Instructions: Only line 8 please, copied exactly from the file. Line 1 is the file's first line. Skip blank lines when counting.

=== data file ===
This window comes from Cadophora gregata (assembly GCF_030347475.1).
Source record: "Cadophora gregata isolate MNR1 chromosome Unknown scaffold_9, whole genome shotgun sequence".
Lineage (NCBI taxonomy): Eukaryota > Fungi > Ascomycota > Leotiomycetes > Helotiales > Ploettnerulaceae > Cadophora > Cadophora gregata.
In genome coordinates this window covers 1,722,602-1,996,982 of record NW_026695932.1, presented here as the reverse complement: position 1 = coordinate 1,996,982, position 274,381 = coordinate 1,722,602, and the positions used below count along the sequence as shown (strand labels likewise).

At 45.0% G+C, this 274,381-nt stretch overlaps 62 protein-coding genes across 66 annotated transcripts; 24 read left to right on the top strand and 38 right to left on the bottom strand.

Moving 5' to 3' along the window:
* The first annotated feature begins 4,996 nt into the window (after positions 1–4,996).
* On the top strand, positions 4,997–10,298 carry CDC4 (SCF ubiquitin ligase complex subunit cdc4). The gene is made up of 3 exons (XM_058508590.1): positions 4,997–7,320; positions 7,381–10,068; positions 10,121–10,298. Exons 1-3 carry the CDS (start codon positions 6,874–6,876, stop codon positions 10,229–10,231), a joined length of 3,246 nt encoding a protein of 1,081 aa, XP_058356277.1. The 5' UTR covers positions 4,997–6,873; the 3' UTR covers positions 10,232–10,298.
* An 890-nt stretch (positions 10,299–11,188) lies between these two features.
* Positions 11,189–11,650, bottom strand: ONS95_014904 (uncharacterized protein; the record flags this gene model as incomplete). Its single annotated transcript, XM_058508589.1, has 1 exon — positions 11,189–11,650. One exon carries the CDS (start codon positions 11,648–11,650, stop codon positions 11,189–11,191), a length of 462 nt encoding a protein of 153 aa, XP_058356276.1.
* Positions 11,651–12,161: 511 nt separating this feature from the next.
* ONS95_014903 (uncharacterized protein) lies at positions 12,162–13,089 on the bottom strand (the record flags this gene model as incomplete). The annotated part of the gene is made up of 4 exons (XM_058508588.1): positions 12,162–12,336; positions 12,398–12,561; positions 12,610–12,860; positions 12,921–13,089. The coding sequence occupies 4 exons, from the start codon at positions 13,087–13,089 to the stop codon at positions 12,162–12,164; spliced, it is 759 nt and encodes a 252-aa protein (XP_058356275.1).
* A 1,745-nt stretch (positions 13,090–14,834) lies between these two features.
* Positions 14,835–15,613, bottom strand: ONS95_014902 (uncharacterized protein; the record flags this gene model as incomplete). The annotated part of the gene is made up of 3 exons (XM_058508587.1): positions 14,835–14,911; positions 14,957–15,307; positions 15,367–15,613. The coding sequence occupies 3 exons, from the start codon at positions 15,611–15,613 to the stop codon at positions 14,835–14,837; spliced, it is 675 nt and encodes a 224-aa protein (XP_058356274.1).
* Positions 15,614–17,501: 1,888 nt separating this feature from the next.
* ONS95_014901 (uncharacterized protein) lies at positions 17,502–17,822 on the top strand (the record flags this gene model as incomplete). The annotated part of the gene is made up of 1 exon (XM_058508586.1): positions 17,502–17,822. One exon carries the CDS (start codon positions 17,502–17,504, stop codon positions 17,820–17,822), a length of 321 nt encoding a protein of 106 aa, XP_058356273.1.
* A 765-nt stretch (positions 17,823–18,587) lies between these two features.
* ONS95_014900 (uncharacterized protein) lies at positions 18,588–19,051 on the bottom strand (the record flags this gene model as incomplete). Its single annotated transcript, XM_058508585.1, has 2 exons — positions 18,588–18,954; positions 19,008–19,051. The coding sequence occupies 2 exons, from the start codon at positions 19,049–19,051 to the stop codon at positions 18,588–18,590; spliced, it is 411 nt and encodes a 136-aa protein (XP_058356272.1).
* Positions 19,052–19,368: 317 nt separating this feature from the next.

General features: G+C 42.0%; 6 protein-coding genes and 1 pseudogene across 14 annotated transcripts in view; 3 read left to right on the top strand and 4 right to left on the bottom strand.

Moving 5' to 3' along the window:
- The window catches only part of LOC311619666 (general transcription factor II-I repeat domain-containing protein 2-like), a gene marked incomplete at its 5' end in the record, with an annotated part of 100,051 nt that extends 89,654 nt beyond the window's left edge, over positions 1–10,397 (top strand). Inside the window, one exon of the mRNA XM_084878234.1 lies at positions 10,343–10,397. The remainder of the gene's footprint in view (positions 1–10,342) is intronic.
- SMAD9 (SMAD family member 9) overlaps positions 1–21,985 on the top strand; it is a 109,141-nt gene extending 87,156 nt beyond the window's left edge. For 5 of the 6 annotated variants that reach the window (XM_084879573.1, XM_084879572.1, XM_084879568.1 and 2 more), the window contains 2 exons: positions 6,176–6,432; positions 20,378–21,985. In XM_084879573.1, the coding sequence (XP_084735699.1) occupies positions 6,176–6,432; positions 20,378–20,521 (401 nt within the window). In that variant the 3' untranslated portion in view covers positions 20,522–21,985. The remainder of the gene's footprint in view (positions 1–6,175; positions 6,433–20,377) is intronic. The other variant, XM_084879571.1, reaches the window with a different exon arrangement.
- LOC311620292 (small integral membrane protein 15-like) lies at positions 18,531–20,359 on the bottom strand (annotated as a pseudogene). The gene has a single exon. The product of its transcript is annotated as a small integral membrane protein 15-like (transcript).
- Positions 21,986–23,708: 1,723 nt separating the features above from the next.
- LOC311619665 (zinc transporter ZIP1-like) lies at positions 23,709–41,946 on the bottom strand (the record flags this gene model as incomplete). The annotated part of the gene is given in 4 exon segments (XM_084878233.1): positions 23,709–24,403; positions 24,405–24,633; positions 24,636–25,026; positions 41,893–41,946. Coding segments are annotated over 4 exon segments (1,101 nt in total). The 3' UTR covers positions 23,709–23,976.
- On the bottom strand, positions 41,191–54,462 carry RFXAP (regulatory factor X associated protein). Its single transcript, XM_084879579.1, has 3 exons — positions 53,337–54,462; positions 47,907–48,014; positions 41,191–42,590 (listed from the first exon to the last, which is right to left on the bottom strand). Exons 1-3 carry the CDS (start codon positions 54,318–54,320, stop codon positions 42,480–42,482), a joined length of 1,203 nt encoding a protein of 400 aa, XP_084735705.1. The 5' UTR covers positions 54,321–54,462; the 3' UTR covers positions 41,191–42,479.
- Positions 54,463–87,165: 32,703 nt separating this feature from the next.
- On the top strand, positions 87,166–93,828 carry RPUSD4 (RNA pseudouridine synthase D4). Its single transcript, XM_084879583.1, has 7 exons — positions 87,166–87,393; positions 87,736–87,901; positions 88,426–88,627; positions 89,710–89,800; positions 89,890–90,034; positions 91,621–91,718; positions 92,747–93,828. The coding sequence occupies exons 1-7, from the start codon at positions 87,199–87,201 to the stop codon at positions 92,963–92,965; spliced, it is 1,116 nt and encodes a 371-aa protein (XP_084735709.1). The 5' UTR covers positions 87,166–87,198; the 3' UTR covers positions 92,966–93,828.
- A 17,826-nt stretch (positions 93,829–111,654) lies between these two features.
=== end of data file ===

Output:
* On the top strand, positions 4,997–10,298 carry CDC4 (SCF ubiquitin ligase complex subunit cdc4). The gene is made up of 3 exons (XM_058508590.1): positions 4,997–7,320; positions 7,381–10,068; positions 10,121–10,298. Exons 1-3 carry the CDS (start codon positions 6,874–6,876, stop codon positions 10,229–10,231), a joined length of 3,246 nt encoding a protein of 1,081 aa, XP_058356277.1. The 5' UTR covers positions 4,997–6,873; the 3' UTR covers positions 10,232–10,298.